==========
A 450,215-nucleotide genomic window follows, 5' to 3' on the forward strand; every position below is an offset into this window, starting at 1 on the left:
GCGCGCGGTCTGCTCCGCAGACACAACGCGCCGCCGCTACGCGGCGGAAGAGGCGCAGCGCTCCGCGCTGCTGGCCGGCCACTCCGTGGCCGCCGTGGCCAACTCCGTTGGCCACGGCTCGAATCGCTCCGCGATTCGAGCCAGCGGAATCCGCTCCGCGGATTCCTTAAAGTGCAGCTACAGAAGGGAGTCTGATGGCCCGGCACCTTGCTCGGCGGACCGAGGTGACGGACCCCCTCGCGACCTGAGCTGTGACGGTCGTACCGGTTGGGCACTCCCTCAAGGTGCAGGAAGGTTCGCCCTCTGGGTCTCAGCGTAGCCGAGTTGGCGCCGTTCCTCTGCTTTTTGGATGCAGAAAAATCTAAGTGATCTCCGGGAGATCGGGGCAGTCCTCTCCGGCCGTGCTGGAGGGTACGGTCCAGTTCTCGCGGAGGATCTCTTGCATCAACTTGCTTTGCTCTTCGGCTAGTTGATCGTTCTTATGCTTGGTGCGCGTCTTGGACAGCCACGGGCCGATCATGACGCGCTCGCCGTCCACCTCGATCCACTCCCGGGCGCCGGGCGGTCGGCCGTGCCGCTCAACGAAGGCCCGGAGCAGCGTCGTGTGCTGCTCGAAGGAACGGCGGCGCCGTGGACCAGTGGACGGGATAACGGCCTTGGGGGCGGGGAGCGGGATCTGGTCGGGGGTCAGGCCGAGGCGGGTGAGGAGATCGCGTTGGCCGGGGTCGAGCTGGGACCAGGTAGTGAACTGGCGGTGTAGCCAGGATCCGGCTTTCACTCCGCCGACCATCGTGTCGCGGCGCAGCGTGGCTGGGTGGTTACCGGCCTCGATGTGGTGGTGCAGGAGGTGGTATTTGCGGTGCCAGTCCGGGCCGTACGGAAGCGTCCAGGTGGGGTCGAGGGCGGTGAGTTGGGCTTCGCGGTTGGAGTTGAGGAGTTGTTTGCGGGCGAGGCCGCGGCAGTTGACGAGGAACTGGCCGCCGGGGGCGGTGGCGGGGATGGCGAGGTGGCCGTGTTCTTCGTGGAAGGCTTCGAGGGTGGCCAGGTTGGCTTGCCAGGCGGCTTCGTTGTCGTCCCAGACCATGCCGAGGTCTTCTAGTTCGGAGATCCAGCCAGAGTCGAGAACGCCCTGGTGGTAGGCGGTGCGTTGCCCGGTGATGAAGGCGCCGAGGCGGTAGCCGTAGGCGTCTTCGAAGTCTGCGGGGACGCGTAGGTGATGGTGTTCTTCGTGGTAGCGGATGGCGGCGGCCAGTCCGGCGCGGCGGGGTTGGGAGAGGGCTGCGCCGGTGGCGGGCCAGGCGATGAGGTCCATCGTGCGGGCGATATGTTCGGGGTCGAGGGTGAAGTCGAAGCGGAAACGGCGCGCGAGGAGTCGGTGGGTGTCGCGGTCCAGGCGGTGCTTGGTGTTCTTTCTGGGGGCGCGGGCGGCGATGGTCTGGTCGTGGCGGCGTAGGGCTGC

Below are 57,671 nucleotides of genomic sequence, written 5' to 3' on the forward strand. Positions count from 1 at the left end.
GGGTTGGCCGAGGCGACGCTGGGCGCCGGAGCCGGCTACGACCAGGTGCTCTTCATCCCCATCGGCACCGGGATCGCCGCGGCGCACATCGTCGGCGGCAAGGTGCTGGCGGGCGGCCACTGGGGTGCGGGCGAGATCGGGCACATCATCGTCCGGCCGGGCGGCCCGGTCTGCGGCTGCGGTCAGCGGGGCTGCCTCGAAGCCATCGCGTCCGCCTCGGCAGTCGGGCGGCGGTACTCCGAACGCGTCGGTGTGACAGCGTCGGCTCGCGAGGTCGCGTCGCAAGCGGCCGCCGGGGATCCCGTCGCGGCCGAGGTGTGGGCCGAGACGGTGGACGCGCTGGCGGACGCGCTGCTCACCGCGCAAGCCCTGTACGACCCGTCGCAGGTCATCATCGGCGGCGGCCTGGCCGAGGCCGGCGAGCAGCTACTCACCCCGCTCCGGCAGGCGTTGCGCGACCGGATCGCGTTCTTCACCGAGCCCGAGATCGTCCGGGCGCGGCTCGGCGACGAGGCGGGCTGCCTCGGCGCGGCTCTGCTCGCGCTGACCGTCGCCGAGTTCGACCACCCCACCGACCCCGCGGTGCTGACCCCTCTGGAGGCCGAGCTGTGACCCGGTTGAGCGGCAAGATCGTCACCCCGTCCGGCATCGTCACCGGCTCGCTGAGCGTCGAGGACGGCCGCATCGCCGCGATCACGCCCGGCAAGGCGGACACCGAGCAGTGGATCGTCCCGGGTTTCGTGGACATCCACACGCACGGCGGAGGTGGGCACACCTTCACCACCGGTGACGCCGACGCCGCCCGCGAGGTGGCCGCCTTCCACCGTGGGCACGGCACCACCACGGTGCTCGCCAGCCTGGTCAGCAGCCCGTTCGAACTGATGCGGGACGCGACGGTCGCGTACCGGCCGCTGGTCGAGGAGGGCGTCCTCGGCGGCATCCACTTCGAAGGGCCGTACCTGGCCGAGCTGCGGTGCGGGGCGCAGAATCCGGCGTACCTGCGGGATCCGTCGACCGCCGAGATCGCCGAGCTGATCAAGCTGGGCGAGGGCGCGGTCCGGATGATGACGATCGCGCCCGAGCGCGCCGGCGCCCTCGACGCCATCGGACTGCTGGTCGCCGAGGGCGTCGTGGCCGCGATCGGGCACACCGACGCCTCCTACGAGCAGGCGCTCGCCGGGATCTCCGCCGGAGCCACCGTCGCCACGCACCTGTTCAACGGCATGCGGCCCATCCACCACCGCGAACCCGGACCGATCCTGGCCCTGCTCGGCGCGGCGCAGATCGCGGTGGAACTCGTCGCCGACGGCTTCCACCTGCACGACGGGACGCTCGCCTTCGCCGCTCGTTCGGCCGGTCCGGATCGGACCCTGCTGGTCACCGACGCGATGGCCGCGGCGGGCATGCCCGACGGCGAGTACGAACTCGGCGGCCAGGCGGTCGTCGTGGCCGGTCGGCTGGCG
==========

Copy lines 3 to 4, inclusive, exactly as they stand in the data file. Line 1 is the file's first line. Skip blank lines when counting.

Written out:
Below are 57,671 nucleotides of genomic sequence, written 5' to 3' on the forward strand. Positions count from 1 at the left end.
GGGTTGGCCGAGGCGACGCTGGGCGCCGGAGCCGGCTACGACCAGGTGCTCTTCATCCCCATCGGCACCGGGATCGCCGCGGCGCACATCGTCGGCGGCAAGGTGCTGGCGGGCGGCCACTGGGGTGCGGGCGAGATCGGGCACATCATCGTCCGGCCGGGCGGCCCGGTCTGCGGCTGCGGTCAGCGGGGCTGCCTCGAAGCCATCGCGTCCGCCTCGGCAGTCGGGCGGCGGTACTCCGAACGCGTCGGTGTGACAGCGTCGGCTCGCGAGGTCGCGTCGCAAGCGGCCGCCGGGGATCCCGTCGCGGCCGAGGTGTGGGCCGAGACGGTGGACGCGCTGGCGGACGCGCTGCTCACCGCGCAAGCCCTGTACGACCCGTCGCAGGTCATCATCGGCGGCGGCCTGGCCGAGGCCGGCGAGCAGCTACTCACCCCGCTCCGGCAGGCGTTGCGCGACCGGATCGCGTTCTTCACCGAGCCCGAGATCGTCCGGGCGCGGCTCGGCGACGAGGCGGGCTGCCTCGGCGCGGCTCTGCTCGCGCTGACCGTCGCCGAGTTCGACCACCCCACCGACCCCGCGGTGCTGACCCCTCTGGAGGCCGAGCTGTGACCCGGTTGAGCGGCAAGATCGTCACCCCGTCCGGCATCGTCACCGGCTCGCTGAGCGTCGAGGACGGCCGCATCGCCGCGATCACGCCCGGCAAGGCGGACACCGAGCAGTGGATCGTCCCGGGTTTCGTGGACATCCACACGCACGGCGGAGGTGGGCACACCTTCACCACCGGTGACGCCGACGCCGCCCGCGAGGTGGCCGCCTTCCACCGTGGGCACGGCACCACCACGGTGCTCGCCAGCCTGGTCAGCAGCCCGTTCGAACTGATGCGGGACGCGACGGTCGCGTACCGGCCGCTGGTCGAGGAGGGCGTCCTCGGCGGCATCCACTTCGAAGGGCCGTACCTGGCCGAGCTGCGGTGCGGGGCGCAGAATCCGGCGTACCTGCGGGATCCGTCGACCGCCGAGATCGCCGAGCTGATCAAGCTGGGCGAGGGCGCGGTCCGGATGATGACGATCGCGCCCGAGCGCGCCGGCGCCCTCGACGCCATCGGACTGCTGGTCGCCGAGGGCGTCGTGGCCGCGATCGGGCACACCGACGCCTCCTACGAGCAGGCGCTCGCCGGGATCTCCGCCGGAGCCACCGTCGCCACGCACCTGTTCAACGGCATGCGGCCCATCCACCACCGCGAACCCGGACCGATCCTGGCCCTGCTCGGCGCGGCGCAGATCGCGGTGGAACTCGTCGCCGACGGCTTCCACCTGCACGACGGGACGCTCGCCTTCGCCGCTCGTTCGGCCGGTCCGGATCGGACCCTGCTGGTCACCGACGCGATGGCCGCGGCGGGCATGCCCGACGGCGAGTACGAACTCGGCGGCCAGGCGGTCGTCGTGGCCGGTCGGCTGGCG